A study out of Drexel University’s Dornsife School of Public Health linked past experiences with bias and discrimination and avoidance of doctors in women with higher body weights.
Most studies that look into body weight and its effect on healthcare visits don’t consider the experiences of weight stigma or patients’ feelings about their own bodies. But the lead author of this study, Janell Mensinger, PhD, wanted to look into these factors because she believes that the way the United States health system currently views body size could be actively hurting patients.
“What is important here is that women with higher body mass index tend to avoid healthcare and the reasons for that are often due to their experiences of weight discrimination,” said Mensinger, an associate research professor in the Dornsife School of Public Health. “We need to help healthcare professionals understand that seeing a provider is highly charged with stress and anxiety, and there are methods to reduce those feelings.”
That understanding could come through what’s been termed the “weight inclusive approach,” which seeks to eliminate biases that doctors might carry into interactions with their patients. Currently, most United States doctors follow what’s been termed the “weight normative approach,” in which benchmarks are set for body size and lead to specific advice and action.
Instead, Mensinger and others hope to implement the “weight inclusive approach,” which would include training for health professionals to combat biases against individuals with higher weights and put a halt to unprompted discussions of body size.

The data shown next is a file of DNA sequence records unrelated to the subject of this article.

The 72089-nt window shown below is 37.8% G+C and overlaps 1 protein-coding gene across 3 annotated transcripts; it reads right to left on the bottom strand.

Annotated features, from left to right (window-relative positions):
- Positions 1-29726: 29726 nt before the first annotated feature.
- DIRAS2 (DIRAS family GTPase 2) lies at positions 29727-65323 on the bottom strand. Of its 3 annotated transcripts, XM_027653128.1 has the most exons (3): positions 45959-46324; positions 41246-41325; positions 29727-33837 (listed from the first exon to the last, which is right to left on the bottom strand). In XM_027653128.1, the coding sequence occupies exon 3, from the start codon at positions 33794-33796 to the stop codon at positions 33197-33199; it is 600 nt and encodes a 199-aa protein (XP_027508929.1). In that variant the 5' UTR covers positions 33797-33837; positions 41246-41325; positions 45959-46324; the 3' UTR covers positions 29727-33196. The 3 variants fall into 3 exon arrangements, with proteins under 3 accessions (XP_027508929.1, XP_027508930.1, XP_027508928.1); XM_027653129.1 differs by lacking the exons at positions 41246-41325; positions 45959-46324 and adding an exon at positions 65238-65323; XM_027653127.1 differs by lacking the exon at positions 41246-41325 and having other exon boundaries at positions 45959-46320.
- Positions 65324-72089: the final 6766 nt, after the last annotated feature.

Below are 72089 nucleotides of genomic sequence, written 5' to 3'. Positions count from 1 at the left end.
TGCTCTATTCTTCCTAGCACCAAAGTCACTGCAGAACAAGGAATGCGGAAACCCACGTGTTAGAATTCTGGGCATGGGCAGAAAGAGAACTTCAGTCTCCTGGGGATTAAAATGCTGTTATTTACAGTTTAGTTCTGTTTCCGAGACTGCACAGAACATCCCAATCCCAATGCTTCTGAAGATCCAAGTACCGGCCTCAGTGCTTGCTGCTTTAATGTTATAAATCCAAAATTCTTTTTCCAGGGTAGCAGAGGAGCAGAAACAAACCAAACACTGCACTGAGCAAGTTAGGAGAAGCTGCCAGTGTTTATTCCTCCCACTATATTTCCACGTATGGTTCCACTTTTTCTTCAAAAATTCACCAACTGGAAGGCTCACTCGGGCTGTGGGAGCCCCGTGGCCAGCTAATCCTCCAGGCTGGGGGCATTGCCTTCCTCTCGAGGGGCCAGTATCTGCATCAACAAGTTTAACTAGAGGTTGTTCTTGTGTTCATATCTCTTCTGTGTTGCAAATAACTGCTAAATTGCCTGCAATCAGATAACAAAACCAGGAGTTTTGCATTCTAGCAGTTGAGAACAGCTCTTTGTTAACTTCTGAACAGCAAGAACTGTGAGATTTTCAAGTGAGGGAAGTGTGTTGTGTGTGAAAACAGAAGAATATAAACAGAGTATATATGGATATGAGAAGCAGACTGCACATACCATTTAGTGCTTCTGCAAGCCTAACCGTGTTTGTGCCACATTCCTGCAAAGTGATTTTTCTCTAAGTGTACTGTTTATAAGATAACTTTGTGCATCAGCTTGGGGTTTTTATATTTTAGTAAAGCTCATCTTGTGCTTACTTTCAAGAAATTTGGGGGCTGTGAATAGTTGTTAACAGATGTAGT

“Weight is a data point, but that is it,” Mensinger said. “Tracking how it changes might provide clues to things going on in someone’s life and body, but it is much more complicated than we are made to believe.”
Mensinger’s study, published in the June edition of the journal Body Image, sought to provide a research-backed reason for why the weight inclusive approach would help.
For the study’s survey, more than 300 women participated. It recorded data used to calculate each participant’s body mass index (BMI, weight in kilograms divided by height in meters squared), and any experiences or feelings of weight stigma, body shame, body guilt, healthcare stress, and healthcare avoidance.
Although BMIs are considered problematic by many, including the metric in this study is necessitated because, despite its problems, it is still measured and used by healthcare providers to dictate treatment.
“We worked in the reality of what is happening, not what should be happening,” Mensinger said. “Of course, we wish BMI were not considered, but the aim of this study was to understand the mechanisms connecting an existing relationship that has long been established in healthcare settings.”
Data from Mensinger’s survey showed significant associations that progressed between each factor that was measured, moving from higher BMIs to, eventually, avoidance of doctor visits.
“Experiences of weight stigma often lead to self-directed stigma. Self-directed stigma tends to lead to body-related shame and guilt, which then leads to stress regarding the healthcare encounter,” Mensinger explained. “And people who are stressed about the encounters tend to avoid them.”
In the “weight normative approach,” benchmarks for BMIs are generally set and lead to specific advice and action. For example, a BMI of 25 or above is considered “overweight”, and often leads to unsolicited weight counseling during visits. A BMI of 30 or more is often met with indiscriminate prescriptions for weight loss through calorie restriction and exercise. Assumptions are made about what and how much the person is eating and whether or not the person is exercising.
Mensinger believes her study shows that this type of approach in healthcare settings is doing more harm than good.
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